Whenever a major tragedy strikes, Pakistanis tend to react in certain ways.
First, they are incredulous. They can’t believe what happened. They want verification.
Then, they begin to formulate explanations. Based on how they understand the world, the attack was done by so-and-so for such-and-such reason, agenda, and motive.
Finally, they begin to share and swap theories. Some are parrots, basically: “A said X, N said Y, C said Z,” widening the confusion and spreading stories.
And then there is the spin. Pakistani reporters report one thing; foreign reporters report another thing; official authorities say many things. In these things, there are many misconceptions; some of these things are driven by a certain understanding (true or false) of issues involved; some are driven by conspiracy theories or by some agenda through which all facts, players, and events are filtered; and some things (particularly from official sources) are deliberate misinformation.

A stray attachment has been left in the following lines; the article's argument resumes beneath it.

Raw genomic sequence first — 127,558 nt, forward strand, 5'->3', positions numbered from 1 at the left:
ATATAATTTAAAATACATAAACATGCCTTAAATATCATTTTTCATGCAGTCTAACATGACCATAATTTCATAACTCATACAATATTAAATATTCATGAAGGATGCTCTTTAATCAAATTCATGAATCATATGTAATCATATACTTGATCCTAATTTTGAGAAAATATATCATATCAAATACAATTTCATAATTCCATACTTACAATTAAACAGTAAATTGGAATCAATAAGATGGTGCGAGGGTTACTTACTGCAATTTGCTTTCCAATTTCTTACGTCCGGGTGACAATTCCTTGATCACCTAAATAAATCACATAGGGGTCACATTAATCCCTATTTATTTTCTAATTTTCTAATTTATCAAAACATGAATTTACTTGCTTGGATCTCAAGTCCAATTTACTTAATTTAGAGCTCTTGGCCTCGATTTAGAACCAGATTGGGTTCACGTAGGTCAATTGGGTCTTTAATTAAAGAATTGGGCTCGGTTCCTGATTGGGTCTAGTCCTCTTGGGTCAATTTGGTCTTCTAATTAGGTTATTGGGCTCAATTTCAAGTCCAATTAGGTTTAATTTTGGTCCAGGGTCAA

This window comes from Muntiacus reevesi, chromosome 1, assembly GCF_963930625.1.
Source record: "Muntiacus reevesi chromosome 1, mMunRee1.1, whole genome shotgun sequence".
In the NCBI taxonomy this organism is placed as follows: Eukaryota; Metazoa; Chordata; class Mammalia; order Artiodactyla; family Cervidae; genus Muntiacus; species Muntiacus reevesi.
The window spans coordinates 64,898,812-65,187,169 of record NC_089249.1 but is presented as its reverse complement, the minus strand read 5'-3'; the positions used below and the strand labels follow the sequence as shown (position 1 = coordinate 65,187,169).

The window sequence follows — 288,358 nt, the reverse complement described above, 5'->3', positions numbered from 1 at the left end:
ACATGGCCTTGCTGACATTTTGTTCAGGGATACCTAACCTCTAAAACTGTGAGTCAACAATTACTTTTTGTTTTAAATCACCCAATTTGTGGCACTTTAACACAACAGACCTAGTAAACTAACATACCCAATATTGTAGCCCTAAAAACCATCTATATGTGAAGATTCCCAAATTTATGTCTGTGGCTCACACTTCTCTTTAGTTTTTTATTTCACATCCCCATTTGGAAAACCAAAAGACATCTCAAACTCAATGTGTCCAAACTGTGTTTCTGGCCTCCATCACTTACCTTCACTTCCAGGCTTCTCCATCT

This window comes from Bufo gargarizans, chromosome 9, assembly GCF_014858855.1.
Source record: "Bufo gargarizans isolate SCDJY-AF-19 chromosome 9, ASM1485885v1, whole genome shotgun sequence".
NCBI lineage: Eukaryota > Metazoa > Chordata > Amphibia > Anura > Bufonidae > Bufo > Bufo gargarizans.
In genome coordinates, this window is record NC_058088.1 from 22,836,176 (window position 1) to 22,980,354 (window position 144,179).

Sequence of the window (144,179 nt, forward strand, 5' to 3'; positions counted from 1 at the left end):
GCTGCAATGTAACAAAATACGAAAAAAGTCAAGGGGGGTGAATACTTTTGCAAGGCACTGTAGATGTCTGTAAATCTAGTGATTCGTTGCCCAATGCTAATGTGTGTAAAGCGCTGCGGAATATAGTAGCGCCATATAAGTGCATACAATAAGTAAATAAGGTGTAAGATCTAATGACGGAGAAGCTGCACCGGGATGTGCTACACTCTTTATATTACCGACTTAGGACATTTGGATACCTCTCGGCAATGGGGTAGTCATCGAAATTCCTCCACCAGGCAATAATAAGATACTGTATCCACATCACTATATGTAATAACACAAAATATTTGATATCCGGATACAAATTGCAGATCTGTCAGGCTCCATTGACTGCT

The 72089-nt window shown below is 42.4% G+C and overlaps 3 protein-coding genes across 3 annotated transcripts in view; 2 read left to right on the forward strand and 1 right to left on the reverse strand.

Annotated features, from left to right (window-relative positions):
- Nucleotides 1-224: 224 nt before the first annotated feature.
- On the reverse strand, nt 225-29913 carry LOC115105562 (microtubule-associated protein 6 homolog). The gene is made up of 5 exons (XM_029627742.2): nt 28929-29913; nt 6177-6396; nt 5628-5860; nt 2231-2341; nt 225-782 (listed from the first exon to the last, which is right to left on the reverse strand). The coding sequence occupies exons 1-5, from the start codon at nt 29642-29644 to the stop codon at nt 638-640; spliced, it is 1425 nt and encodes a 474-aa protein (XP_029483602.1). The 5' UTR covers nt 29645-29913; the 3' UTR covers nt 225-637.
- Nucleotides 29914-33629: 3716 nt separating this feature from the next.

So it becomes exceedingly difficult to ascertain what actually happened. And the people are far more fond of using these incidents to bolster their paradigms or support an allegation, rather than finding out, spreading, and adhering to the truth.